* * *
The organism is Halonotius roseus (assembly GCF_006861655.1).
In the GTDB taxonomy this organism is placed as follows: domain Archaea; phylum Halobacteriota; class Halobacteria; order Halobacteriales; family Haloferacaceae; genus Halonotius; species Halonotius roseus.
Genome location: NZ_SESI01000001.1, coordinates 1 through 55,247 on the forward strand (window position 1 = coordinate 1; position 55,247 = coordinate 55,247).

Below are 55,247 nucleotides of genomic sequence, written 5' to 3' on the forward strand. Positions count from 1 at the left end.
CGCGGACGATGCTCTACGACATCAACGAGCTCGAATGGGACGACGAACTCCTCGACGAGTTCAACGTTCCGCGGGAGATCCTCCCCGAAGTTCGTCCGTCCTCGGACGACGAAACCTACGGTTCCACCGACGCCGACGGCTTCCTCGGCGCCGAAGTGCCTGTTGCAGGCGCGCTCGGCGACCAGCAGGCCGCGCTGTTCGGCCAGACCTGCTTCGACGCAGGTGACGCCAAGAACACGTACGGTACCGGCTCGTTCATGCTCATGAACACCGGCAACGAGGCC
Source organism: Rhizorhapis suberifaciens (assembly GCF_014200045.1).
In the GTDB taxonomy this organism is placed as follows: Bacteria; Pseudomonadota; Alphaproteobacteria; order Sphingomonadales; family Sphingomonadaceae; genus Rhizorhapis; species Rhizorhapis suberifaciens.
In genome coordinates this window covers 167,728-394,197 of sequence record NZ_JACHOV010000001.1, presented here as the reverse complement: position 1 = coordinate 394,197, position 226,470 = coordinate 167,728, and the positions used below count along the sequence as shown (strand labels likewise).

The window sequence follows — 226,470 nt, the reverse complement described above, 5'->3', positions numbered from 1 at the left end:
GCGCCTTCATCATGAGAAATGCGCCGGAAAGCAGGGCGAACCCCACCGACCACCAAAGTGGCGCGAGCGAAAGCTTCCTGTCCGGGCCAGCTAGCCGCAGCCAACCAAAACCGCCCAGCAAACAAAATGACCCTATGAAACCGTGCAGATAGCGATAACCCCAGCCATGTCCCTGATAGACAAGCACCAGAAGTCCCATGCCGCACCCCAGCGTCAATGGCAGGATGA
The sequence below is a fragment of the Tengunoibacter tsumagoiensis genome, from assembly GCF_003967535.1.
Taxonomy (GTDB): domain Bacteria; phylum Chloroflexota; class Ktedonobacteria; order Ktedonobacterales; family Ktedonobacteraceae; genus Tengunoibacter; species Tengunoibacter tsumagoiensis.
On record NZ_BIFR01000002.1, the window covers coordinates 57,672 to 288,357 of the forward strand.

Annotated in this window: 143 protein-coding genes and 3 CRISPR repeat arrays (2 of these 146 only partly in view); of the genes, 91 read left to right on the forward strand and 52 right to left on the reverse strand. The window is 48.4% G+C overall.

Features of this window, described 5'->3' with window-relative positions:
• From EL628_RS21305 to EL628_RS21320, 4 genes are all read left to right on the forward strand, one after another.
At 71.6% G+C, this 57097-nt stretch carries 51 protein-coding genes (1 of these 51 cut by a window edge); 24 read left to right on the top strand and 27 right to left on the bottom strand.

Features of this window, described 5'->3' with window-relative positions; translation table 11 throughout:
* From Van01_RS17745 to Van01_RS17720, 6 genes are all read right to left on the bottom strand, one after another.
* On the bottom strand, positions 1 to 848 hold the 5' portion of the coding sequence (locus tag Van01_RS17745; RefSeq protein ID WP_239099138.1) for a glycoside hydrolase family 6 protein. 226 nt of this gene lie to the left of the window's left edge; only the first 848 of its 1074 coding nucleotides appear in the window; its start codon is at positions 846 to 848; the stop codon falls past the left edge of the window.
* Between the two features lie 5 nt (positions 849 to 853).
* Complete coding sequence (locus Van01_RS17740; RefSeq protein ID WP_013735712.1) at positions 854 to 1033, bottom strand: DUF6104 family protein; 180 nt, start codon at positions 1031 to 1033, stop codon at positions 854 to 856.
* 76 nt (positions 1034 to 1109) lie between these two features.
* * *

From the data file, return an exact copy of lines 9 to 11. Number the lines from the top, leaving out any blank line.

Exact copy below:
The window sequence follows — 226,470 nt, the reverse complement described above, 5'->3', positions numbered from 1 at the left end:
GCGCCTTCATCATGAGAAATGCGCCGGAAAGCAGGGCGAACCCCACCGACCACCAAAGTGGCGCGAGCGAAAGCTTCCTGTCCGGGCCAGCTAGCCGCAGCCAACCAAAACCGCCCAGCAAACAAAATGACCCTATGAAACCGTGCAGATAGCGATAACCCCAGCCATGTCCCTGATAGACAAGCACCAGAAGTCCCATGCCGCACCCCAGCGTCAATGGCAGGATGA
The sequence below is a fragment of the Tengunoibacter tsumagoiensis genome, from assembly GCF_003967535.1.